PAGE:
Fall Cleanup (with Spring in Mind)

It’s that time of year to clean up organic detritus from planter boxes and gardens.  At the Beban Learning Gardens, that means we go into high gear making compost to nourish next spring’s plantings.  Here’s our composting approach:

Chopping for Compost


Volunteers chop tough stems with pruning shears, piling them into buckets to take to the composter.  In a few weeks, we’ll also start raking tree leaves; to chop the leaves, we put them into large garbage cans and use a corded weed trimmer to chop into small pieces that break down readily.

Adding Garden Detritus to Compost


Good compost requires a balance of fresh greens, dried materials and high density nutrients.  Our compost consists of fresh garden detritus, dried tree leaves, seaweed, coffee grounds and manure.


Mixing and Turning the Compost


Compost must be turned periodically to enable air flow, which ensures more even moisture levels and promotes the natural breakdown into a source of nourishment for next year’s crops.  We use a simple pitchfork and lots of manual effort; a composting tool (wing-ding) is also a good option when using a compost container system like ours.

If you’d like to see our composting in action, come join our volunteers at one of our work parties Wednesdays or Saturdays.

Beban Learning Gardens is growing again!

Our thanks to the volunteers from Team Home Depot for their efforts and generosity. These amazing volunteers came out to the Beban Learning Gardens bringing along their good attitudes and know-how and did a fantastic job constructing 5 new raised beds! We would also like to give our sincere thanks to Home Depot for their donation of gardening supplies and Sawmill Direct for providing the cedar.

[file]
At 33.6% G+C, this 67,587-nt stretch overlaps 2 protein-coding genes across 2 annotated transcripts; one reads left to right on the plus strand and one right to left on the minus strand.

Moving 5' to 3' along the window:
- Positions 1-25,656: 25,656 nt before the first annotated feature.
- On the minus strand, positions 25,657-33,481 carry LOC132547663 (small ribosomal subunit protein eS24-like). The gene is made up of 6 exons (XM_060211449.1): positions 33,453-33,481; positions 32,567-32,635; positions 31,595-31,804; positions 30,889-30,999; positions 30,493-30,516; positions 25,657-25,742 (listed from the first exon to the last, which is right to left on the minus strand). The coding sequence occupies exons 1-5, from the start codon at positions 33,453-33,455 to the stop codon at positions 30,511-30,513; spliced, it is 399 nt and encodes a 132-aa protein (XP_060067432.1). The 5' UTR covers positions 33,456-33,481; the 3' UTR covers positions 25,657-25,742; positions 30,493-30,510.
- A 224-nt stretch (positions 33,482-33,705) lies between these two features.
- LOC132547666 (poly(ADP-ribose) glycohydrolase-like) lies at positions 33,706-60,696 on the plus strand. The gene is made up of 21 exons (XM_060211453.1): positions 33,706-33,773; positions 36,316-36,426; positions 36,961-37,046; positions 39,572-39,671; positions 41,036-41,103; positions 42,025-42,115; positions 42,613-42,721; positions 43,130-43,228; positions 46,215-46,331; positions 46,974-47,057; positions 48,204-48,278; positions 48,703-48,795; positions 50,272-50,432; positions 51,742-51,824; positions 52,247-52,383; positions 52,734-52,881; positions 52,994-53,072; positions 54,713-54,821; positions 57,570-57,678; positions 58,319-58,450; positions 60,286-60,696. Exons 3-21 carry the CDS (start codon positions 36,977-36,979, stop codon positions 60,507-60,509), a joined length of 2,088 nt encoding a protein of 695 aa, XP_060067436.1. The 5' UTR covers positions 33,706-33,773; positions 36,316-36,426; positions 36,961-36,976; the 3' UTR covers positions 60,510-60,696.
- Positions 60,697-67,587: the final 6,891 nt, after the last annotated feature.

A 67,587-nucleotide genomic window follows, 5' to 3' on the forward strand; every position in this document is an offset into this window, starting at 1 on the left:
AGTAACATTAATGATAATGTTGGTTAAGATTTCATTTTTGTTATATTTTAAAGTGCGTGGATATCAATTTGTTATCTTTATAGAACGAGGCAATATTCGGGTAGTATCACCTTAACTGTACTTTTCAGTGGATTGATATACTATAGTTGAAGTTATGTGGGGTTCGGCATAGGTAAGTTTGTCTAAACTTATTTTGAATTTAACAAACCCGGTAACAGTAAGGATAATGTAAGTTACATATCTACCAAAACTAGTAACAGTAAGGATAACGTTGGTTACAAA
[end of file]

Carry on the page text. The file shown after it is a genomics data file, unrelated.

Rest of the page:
The garden now has increased growing space and it’s exciting to have so much progress made in developing the facility.

Permanent Compost Boxes in Place at Beban

Here we are heading into winter at Beban Learning Gardens!  We have just finished building 12 spacious compost boxes.  Thanks again to Sawmill Direct for helping us out with their fine cedar lumber.

After Christmas we can dismantle our temporary wooden-pallet style boxes which actually served us very well.  In place of them, we hope to plant a few more fruit trees early in the spring, being sure to give them time to become established before the hot dry weather later on.

We are happy to announce that we will be able to extend our Saturday morning work parties, at least until the end of March.  Both Wednesday and Saturday groups will soon be busy starting seedlings for planting and for sale in the spring.  New volunteers are welcome to join us at any time.


There Goes the Summer…Here Comes the Fall!

Herb Boxes

Volunteers at Beban Learning Gardens had a busy time this summer. Besides the regular jobs of watering, weeding, seeding and harvesting, we managed to put together some designer herb boxes and three fine-looking picnic tables.

Thanks very much to all the patrons who bought winter vegetable starters from us over the last few months. We have several planter boxes full of gorgeous winter crops planted and they look ready to cope with whatever winter weather comes their way!

New Picnic Table have been built and our next major project is having a permanent composting and soil storage area built.

Great news! We will finally be able to start a weekend work party beginning Saturday, Sept. 23. New volunteers, as well as seasoned ones, are welcome to come to Beban Learning Gardens every Saturday through December (barring any extreme weather) from 10 am to 1:00 pm, to take part in various gardening activities both inside and outside our greenhouse. Children are welcome as long as they are supervised by a parent. Activities might include transplanting, weeding, harvesting (and sharing the harvest), seed-saving, planting garlic, composting, building, painting, and all the other jobs involved in keeping our communal garden in tip-top shape. Education is our mission so you can expect to learn gardening knowledge from others as well as sharing what you yourself might know. The first work party will likely include a tour of the garden. Work clothes and gardening gloves are a good idea but we do have spare gloves to share.

Nanaimo Community Gardens membership forms will be available but, if you wish, you can take a look at them by clicking here.